Why I’m Skipping Prom–Again
7 months ago csegal 0
Yes, it’s finally officially spring. Bring on the flowers, bring on the allergies, and bring on the final exams.
But wait–it’s spring. That means it’s…
But, I’m not going to prom. Again.
Yeah, I know: you probably think that I’m crazy. Especially because I’m ditching it for–get this–Shabbat.
But wait, there’s more: I ditched it last year, too. For–you guessed it–a shabbaton.
Prom is what everyone thinks of when they think of high school; little kids look forward to it and it’s what adults remember from “the good old days.” It’s a night of fun, dancing, and partying: just the usual teenage stuff.
On the other hand, there’s Shabbat: a day filled with meaning–a full twenty-five hours without electronics and the like–a day to commit to forming real, authentic connections with those around you.
Prom: a night filled with good music and amazing memories with your friends.
Shabbat dinner: a night filled with prayers and bonding time with those you care about.
When given the two on a scale, most people that I know would lean towards prom, an obvious choice. I mean, it’s PROM–a night to wear a pretty dress, ride in a limo, and feel like royalty for a few hours.
However, to me, Shabbat feels like a day in the palace. It’s a day when you leave the everyday aside–you drop the phone, lose the car keys, and turn off the TV. It’s a time to not only connect spiritually with Hashem, but also with those around you on a real level–without Instagram or Snapchat interfering. It’s a whole day to fill with forming and growing connections that too often get lost or frayed during the wear and tear of the week. I have found it extremely difficult in this day and age to really connect with people–to talk to friends not about school and different stressors, but about our priorities and goals in life, about how we view different things, and about things that we are struggling with.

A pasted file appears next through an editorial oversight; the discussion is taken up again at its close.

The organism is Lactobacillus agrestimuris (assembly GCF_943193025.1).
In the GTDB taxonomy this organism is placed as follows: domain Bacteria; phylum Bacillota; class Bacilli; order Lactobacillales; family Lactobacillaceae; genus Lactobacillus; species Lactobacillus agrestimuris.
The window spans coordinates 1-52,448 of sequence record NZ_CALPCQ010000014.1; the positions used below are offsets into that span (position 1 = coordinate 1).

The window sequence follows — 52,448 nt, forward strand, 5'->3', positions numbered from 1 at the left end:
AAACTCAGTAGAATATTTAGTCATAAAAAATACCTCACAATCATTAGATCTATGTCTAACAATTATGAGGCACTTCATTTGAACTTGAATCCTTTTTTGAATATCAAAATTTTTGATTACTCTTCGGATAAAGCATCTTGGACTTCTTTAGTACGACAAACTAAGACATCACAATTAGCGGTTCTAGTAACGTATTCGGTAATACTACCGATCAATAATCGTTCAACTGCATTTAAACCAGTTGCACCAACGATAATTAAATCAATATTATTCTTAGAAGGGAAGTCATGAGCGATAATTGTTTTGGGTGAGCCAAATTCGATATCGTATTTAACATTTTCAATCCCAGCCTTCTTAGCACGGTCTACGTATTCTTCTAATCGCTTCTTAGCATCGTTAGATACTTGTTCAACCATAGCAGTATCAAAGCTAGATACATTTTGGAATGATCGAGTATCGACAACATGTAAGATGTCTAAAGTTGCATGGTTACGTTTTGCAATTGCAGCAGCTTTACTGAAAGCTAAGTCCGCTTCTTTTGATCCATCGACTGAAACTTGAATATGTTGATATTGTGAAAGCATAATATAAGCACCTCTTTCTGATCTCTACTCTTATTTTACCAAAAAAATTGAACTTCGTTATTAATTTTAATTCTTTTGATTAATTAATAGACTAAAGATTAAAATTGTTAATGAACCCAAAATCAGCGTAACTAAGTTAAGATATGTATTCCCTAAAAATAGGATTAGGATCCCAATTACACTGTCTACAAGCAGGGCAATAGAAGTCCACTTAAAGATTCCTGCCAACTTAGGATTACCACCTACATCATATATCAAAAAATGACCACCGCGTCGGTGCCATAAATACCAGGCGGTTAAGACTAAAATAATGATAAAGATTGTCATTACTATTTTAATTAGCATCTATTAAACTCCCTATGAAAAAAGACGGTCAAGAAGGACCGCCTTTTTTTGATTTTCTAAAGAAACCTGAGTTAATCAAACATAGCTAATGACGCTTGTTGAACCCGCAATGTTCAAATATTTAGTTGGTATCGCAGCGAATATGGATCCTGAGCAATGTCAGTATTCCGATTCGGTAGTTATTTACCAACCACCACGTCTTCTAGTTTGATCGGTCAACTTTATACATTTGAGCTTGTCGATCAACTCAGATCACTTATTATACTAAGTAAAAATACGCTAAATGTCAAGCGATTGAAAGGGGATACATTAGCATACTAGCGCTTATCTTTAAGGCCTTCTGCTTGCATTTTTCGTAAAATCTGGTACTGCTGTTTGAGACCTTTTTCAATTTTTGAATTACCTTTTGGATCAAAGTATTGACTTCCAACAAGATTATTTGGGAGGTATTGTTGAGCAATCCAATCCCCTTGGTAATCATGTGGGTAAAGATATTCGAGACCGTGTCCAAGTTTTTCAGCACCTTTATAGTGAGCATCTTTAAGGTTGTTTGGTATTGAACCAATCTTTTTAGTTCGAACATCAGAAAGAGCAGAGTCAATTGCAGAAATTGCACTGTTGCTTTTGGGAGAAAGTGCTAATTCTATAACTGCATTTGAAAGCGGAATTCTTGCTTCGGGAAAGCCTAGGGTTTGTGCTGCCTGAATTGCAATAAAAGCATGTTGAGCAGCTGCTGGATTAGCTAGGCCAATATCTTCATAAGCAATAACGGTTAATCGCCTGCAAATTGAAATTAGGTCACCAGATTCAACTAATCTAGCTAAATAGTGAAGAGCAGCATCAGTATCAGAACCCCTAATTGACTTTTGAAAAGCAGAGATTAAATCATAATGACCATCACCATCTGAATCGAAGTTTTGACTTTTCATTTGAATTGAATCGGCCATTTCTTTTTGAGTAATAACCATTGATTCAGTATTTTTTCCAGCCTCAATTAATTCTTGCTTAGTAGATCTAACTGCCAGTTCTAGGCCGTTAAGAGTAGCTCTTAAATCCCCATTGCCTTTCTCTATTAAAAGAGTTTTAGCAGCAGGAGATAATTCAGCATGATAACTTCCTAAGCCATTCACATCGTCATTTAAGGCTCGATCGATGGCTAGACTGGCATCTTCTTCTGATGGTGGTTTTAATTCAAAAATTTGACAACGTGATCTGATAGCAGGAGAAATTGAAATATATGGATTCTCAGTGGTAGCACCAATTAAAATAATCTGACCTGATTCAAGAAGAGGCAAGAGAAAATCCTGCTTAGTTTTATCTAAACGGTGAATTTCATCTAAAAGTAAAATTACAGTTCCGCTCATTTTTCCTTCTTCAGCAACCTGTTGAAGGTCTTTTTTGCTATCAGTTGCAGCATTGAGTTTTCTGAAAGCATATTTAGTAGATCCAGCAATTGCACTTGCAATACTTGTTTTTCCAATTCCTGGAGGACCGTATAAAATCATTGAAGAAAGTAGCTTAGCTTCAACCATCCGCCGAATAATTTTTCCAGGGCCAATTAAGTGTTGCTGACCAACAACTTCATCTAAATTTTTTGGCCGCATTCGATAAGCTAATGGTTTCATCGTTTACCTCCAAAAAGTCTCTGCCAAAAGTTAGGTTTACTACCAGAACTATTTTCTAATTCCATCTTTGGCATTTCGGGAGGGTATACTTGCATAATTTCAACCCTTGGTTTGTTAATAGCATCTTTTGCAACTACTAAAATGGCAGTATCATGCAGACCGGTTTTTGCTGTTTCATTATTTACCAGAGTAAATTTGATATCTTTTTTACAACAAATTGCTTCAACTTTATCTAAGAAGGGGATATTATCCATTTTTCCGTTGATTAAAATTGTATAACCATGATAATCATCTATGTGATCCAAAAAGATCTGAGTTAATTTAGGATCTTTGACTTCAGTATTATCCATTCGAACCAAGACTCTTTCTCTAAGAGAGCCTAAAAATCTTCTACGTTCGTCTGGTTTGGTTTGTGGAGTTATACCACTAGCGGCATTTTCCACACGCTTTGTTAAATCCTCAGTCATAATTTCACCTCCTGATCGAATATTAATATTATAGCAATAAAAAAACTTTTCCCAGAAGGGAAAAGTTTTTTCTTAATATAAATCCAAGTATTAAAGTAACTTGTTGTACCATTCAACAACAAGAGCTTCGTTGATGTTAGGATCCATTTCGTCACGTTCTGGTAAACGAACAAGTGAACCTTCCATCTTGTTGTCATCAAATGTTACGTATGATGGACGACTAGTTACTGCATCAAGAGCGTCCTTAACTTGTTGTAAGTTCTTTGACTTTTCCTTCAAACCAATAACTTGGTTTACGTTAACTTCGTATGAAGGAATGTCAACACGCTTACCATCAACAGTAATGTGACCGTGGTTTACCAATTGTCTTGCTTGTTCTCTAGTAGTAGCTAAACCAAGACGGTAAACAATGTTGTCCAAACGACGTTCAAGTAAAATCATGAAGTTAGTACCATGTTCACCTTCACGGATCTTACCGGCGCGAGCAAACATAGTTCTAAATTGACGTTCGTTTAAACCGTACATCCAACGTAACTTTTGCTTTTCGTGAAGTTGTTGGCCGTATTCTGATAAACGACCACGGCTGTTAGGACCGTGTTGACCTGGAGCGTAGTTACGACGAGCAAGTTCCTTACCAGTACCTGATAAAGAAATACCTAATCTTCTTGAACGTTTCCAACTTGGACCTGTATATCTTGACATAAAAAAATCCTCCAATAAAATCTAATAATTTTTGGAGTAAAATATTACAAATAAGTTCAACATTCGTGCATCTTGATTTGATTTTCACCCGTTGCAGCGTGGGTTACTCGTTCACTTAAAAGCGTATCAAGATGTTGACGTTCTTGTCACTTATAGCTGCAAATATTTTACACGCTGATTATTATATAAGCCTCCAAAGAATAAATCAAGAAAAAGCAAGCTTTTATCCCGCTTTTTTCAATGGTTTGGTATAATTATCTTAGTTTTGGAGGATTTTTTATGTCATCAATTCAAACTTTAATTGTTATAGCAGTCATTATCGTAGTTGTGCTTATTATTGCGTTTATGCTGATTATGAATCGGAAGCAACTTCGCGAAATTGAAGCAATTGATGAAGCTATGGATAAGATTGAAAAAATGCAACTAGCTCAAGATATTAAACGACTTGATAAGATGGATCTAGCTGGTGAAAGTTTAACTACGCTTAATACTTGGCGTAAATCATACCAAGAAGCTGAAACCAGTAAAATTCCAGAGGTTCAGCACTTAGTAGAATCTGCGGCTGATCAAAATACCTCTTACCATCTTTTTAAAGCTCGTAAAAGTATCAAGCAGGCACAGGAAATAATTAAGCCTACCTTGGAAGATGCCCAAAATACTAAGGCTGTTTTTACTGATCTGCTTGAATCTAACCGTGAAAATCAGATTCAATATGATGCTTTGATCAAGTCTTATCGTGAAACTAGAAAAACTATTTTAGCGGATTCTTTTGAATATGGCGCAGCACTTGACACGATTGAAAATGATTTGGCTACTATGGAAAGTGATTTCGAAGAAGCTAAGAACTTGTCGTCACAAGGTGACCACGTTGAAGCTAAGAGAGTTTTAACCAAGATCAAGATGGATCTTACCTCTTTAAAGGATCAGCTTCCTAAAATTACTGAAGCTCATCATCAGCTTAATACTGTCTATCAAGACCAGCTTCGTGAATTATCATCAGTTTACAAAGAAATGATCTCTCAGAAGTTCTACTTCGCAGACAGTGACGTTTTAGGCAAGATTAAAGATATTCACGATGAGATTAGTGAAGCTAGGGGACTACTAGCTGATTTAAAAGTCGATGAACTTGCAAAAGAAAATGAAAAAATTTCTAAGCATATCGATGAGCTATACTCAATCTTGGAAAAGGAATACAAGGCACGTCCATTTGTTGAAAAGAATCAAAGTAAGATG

But Shabbat isn’t only about strengthening our connections with others. It’s also about strengthening our connection with ourselves. All too often, we go through life letting people walk all over us and telling us what our priorities are and what to believe in. During Shabbat, I have found that it is easier for me to take a step back and reset my goals for who I want to be and how I want to go about life, without others telling me how to live.
Shabbat is that outlet for me, the one where I really get to put my life on pause and reflect, and I look forward to it every week. It’s also a time to lean back and breathe for the first time in a week filled with tests and homework and to just relax. When you think about it, it’s kind of like a mini weekly vacation–is that not amazing?
So yes, I might be missing the “best night of my life.” And, . . . I’m okay with that. Because, ultimately, refocusing my mindset and enhancing my connections with those around me is a higher priority of mine that dancing through the night.
However you decide to spend the evening, I hope you have an amazing Friday night:)